Album number six from Wolves In The Throne Room sees the band returning with a sense of freshness. The trilogy of albums that began with Two Hunters and ended with Celestial Lineage is now complete and with long time touring guitarist Kody Keyworth a bone fide member of the band, this does feel like something of a new beginning for the band. Thrice Woven also takes the band back into black metal territory after their last album Celestite (a sort of addendum to the trilogy) explored more ambient, synth driven atmospherics.
The band’s themes remain the same however and once again they look to nature to inform their sound and lyrics. Two Hunters and Black Cascade were both in thrall to the roots of black metal and were described by the band as being having an “earthy” influence (not the band) whilst Celestial Lineage looked to the heavens and took the cosmos and the stars as its reference points. Thrice Woven is also in thrall to nature, with the most obvious themes being the changing of the seasons, and the elements of fire and water. The album closes with over two minutes of nothing but the sounds of the crashing sea, as if a bigger hint were needed.
The new shoots of the band are highlighted on The Old Ones Are With Us. The sounds of a crackling fire introduce the track, along with Neurosis’ Steve Von Till’s spoken word narrative. “Winter is dying, the sun is returning” he states before giving something of a crop report “the ground will be fertile, the seeds they awake”. This then is something of a celebration; a new start, a new furrow to be ploughed and a freshened and invigorated version of the band. As Von Till intones “we are becoming” the hopes for a transformation are high.
Perhaps a massive swerve from their past was expecting a little too much, but there are subtle changes in style that point to some progression. The black metal tremolo picking is in evidence at points as is an occasional foray into blast beat drumming, but these moments are scaled back considerably. The midpoint of Angrboda for example is an ambient exploration of what sounds like an extensive cave network that eventually feeds into a section that is much about Doom as it is Blackened metal strains. Once again, the themes of death and rebirth are here in the shape of the Norse mythology of Fenris Wolf.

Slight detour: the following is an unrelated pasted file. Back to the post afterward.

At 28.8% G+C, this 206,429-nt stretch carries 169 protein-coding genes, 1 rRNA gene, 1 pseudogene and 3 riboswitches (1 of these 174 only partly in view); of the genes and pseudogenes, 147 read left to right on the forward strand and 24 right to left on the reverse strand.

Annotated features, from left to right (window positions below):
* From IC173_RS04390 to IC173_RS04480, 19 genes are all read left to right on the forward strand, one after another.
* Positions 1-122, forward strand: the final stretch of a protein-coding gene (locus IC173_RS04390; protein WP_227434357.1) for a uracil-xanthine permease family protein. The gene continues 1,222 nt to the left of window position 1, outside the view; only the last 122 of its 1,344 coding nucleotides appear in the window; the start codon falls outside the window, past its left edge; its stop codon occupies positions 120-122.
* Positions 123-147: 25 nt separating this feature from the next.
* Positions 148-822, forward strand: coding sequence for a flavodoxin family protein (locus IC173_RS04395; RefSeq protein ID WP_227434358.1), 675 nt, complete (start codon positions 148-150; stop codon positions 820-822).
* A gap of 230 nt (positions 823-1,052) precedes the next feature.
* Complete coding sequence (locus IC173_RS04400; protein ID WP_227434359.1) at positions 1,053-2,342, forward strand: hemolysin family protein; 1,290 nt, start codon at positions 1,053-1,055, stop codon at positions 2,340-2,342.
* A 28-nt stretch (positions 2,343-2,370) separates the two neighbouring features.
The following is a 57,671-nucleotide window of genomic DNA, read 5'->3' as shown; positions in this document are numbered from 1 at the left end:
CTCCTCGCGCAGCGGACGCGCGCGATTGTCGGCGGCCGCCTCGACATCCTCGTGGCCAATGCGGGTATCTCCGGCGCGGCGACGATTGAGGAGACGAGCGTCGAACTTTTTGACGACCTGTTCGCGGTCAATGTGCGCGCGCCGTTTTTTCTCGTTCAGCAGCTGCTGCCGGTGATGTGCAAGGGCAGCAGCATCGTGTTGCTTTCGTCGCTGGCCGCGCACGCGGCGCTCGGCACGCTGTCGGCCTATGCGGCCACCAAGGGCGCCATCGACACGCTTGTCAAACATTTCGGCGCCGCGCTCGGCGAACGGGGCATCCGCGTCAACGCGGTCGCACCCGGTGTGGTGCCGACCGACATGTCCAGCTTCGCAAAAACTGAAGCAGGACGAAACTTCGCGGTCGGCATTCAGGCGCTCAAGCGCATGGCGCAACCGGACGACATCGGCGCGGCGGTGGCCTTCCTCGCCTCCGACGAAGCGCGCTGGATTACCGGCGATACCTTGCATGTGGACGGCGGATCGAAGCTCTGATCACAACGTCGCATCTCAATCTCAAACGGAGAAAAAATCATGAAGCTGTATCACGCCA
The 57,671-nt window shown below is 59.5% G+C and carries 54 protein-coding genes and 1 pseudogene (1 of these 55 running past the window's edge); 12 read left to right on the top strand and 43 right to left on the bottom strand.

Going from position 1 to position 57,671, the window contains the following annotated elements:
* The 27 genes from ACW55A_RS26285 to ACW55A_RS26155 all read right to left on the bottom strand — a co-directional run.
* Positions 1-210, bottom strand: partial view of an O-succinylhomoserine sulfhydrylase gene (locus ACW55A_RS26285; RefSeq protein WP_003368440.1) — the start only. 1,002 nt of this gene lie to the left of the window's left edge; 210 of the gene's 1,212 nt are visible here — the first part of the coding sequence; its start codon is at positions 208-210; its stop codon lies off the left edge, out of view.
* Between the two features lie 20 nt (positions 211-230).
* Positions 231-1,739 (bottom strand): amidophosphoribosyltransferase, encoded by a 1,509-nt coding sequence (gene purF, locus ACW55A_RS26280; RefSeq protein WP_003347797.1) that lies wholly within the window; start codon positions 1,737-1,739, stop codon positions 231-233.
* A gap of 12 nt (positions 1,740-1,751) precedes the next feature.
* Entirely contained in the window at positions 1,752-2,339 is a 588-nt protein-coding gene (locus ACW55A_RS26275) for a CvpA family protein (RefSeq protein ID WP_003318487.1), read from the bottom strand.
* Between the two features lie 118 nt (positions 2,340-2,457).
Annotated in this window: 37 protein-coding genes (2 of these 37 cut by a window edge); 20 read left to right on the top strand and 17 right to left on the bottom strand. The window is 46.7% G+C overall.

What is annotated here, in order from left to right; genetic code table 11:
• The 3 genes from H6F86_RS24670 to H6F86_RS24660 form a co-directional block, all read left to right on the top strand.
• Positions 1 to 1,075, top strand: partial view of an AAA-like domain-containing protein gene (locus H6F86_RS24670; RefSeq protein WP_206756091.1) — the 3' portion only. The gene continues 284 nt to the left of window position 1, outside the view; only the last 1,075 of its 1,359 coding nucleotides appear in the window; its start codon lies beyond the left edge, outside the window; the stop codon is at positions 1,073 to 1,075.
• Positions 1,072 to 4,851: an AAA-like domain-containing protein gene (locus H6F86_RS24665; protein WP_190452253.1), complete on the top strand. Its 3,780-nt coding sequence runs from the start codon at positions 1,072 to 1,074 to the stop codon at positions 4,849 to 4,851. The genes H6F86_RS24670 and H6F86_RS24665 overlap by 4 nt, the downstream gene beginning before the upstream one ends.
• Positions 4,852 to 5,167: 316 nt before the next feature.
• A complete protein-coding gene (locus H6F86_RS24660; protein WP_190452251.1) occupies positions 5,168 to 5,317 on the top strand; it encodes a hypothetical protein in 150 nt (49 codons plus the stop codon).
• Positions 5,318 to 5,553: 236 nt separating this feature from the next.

Opening track Born From The Serpent’s Eye covers a lot of ground in the space of around 10 minutes. Beginning with dainty Tudor overtones of finger picked guitar, it quickly gives way to thundering drums, ferocious but melodic guitar lines underpinned by atmospheric keyboard drones and those familiar gargled vocals. Everything you would expect from WIITR (or indeed any black metal band) is present and correct but at the midpoint they change gear dramatically. They come to a complete halt, leaving only the breath of the wind audible for a few moments before Swedish singer Anna von Hausswolff’s haunting vocals drift in on the breeze, accompanied by the subtle synths. She creates a fragile elegance at the heart of the song as she intones more watery imagery “look at my heart, cold and dark, away from all light, the water seeks, entering into the depths, into an ocean”. When the guitars come crashing back in, the whole thing starts to reach for the stars, and it serves as a reminder that when it comes to dynamics, WIITR are masters of the art.
While the rest of the album doesn’t quite live up to the expectation set by its opening salvo, the longest journeys start with a single step. And as the first step in the next chapter of Wolves In The Throne Room’s story, Thrice Woven moves decidedly in the right direction.